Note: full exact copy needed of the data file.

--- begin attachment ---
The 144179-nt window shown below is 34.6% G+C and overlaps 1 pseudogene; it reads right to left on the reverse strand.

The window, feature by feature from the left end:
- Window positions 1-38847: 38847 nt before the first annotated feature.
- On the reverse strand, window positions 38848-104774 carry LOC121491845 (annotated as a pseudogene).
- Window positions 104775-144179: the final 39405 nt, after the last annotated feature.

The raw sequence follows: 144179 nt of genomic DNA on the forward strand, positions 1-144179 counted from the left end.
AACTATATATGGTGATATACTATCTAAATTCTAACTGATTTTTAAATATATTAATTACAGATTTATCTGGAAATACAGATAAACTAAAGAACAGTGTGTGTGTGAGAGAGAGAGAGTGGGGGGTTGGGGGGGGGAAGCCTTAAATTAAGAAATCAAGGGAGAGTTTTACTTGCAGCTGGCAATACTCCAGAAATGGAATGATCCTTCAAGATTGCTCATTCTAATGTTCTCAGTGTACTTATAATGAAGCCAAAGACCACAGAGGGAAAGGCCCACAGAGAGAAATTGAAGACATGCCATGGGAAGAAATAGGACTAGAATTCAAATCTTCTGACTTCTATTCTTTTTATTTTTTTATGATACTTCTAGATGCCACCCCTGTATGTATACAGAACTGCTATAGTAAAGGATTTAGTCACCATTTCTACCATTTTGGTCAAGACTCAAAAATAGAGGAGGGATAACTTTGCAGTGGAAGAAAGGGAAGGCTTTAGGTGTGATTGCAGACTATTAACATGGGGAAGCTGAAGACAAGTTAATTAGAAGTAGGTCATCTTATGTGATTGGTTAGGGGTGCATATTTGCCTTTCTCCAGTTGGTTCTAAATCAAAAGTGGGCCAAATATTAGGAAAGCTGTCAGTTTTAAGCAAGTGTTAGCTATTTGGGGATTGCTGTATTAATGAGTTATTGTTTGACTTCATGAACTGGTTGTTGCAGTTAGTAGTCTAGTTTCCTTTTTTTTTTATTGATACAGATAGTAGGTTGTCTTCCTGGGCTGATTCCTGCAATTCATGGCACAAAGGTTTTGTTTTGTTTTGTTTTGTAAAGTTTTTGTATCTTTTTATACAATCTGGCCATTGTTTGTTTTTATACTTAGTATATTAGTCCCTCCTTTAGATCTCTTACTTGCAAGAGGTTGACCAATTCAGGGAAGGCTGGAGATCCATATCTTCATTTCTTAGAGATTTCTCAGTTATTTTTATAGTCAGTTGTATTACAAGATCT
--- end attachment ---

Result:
The 144179-nt window shown below is 34.6% G+C and overlaps 1 pseudogene; it reads right to left on the reverse strand.

The window, feature by feature from the left end:
- Window positions 1-38847: 38847 nt before the first annotated feature.
- On the reverse strand, window positions 38848-104774 carry LOC121491845 (annotated as a pseudogene).
- Window positions 104775-144179: the final 39405 nt, after the last annotated feature.

The raw sequence follows: 144179 nt of genomic DNA on the forward strand, positions 1-144179 counted from the left end.
AACTATATATGGTGATATACTATCTAAATTCTAACTGATTTTTAAATATATTAATTACAGATTTATCTGGAAATACAGATAAACTAAAGAACAGTGTGTGTGTGAGAGAGAGAGAGTGGGGGGTTGGGGGGGGGAAGCCTTAAATTAAGAAATCAAGGGAGAGTTTTACTTGCAGCTGGCAATACTCCAGAAATGGAATGATCCTTCAAGATTGCTCATTCTAATGTTCTCAGTGTACTTATAATGAAGCCAAAGACCACAGAGGGAAAGGCCCACAGAGAGAAATTGAAGACATGCCATGGGAAGAAATAGGACTAGAATTCAAATCTTCTGACTTCTATTCTTTTTATTTTTTTATGATACTTCTAGATGCCACCCCTGTATGTATACAGAACTGCTATAGTAAAGGATTTAGTCACCATTTCTACCATTTTGGTCAAGACTCAAAAATAGAGGAGGGATAACTTTGCAGTGGAAGAAAGGGAAGGCTTTAGGTGTGATTGCAGACTATTAACATGGGGAAGCTGAAGACAAGTTAATTAGAAGTAGGTCATCTTATGTGATTGGTTAGGGGTGCATATTTGCCTTTCTCCAGTTGGTTCTAAATCAAAAGTGGGCCAAATATTAGGAAAGCTGTCAGTTTTAAGCAAGTGTTAGCTATTTGGGGATTGCTGTATTAATGAGTTATTGTTTGACTTCATGAACTGGTTGTTGCAGTTAGTAGTCTAGTTTCCTTTTTTTTTTATTGATACAGATAGTAGGTTGTCTTCCTGGGCTGATTCCTGCAATTCATGGCACAAAGGTTTTGTTTTGTTTTGTTTTGTAAAGTTTTTGTATCTTTTTATACAATCTGGCCATTGTTTGTTTTTATACTTAGTATATTAGTCCCTCCTTTAGATCTCTTACTTGCAAGAGGTTGACCAATTCAGGGAAGGCTGGAGATCCATATCTTCATTTCTTAGAGATTTCTCAGTTATTTTTATAGTCAGTTGTATTACAAGATCT